On a month-on-month basis, production decreased by 0.1% after two months of growth. This confirms that the performance of economic indicators, for example the PMIs, of both Poland and Germany are improving, but remain at low levels.
Once again, the largest annual declines were recorded in export-related industries, such as electrical equipment manufacturing (16.6% year-on-year), computers, and electronic and optical products (13.0% year-on-year). In contrast, increases were recorded in areas related to domestic demand such as clothing manufacturing (19.1% year-on-year) and pharmaceutical products (13.5% year-on-year), among others. Production is also growing strongly in areas related to investment and energy, such as the repair, maintenance and installation of machinery and equipment (19.6% year-on-year). We also saw strong growth in the generation and supply of electricity, gas, steam and hot water (17.2% year-on-year). This suggests we should continue to see increased investment and a deepening of the export decline in the GDP structure in early 4Q23.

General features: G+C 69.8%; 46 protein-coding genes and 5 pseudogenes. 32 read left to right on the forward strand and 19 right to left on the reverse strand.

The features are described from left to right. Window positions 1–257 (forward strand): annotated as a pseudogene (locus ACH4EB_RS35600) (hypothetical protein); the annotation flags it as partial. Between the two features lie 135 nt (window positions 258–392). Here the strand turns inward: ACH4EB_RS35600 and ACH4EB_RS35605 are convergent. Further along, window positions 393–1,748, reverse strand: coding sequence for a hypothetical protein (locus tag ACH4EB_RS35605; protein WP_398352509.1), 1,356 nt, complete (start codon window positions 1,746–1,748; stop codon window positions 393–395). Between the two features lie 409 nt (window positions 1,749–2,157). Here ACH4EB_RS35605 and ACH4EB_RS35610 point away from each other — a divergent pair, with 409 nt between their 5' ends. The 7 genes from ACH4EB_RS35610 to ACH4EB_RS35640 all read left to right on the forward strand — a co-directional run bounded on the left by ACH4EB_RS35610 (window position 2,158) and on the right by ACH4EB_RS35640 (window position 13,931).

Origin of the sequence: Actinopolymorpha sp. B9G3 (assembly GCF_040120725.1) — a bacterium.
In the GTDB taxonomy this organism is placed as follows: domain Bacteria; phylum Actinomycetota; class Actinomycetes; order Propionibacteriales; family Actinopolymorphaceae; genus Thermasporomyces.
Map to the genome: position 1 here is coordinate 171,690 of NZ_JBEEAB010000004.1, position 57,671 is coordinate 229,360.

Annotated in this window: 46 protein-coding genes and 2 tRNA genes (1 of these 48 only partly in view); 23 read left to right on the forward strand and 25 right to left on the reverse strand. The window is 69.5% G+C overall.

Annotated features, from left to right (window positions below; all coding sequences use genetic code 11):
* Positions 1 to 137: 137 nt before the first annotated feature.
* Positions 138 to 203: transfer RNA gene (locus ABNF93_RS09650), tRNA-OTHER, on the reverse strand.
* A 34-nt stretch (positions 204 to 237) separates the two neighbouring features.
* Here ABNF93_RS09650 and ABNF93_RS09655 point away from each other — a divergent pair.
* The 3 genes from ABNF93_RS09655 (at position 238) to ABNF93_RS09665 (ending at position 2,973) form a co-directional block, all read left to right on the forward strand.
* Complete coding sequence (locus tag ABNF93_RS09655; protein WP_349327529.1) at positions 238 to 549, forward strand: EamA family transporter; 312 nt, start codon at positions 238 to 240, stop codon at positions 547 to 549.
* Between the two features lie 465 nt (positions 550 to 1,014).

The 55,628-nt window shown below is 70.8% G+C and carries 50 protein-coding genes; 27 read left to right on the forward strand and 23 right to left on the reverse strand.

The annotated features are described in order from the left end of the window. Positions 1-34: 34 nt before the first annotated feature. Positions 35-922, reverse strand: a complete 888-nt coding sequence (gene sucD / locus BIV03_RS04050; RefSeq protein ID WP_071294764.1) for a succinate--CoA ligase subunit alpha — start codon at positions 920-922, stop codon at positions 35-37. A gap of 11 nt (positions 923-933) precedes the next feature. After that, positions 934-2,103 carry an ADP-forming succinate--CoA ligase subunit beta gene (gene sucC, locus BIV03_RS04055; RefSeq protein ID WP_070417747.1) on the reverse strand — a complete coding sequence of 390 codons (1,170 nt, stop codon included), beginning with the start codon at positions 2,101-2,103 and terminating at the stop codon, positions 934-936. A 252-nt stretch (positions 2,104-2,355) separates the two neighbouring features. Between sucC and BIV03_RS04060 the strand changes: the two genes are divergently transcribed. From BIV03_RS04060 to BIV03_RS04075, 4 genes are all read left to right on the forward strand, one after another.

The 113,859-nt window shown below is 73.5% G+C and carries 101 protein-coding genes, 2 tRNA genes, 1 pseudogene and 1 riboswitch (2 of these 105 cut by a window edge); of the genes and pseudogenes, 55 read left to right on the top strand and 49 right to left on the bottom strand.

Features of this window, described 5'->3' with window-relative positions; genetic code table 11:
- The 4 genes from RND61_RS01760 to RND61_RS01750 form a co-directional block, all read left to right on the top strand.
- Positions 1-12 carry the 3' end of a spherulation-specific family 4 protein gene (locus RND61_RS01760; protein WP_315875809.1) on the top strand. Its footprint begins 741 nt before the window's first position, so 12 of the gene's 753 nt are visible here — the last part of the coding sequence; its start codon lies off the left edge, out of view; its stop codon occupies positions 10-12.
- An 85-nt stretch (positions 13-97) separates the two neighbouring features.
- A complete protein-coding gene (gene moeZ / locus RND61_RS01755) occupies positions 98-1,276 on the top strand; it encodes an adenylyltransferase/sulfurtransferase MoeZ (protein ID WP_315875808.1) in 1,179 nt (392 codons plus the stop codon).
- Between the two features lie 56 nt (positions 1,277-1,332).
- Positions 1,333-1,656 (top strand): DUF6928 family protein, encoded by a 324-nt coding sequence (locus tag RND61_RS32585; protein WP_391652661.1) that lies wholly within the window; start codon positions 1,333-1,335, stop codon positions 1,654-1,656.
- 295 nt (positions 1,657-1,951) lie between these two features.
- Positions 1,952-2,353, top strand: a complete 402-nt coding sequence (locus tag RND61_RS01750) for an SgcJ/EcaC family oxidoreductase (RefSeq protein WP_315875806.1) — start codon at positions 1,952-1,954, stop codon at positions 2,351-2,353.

The general picture of manufacturing data in recent months points to a slow improvement, although for the moment it is mainly in industries linked to domestic demand. Improving economic indicators in the country and in Poland’s main trading partners suggest that the worst is over for the industry and that a further improvement in activity will be seen at the beginning of the year.
In contrast, the decline in PPI inflation in October accelerated to 4.1% from 2.7% year-on-year in September (after revision). This is mainly due to the elevated 2022 baseline, but we also saw a drop in monthly terms. Compared to September, prices fell more sharply in the manufacturing and processing section of coke and refined petroleum products, along with global energy raw material prices and a stronger zloty. However, there were month-on-month declines in most manufacturing segments. We believe that the coming months will be marked by further deflation of production prices.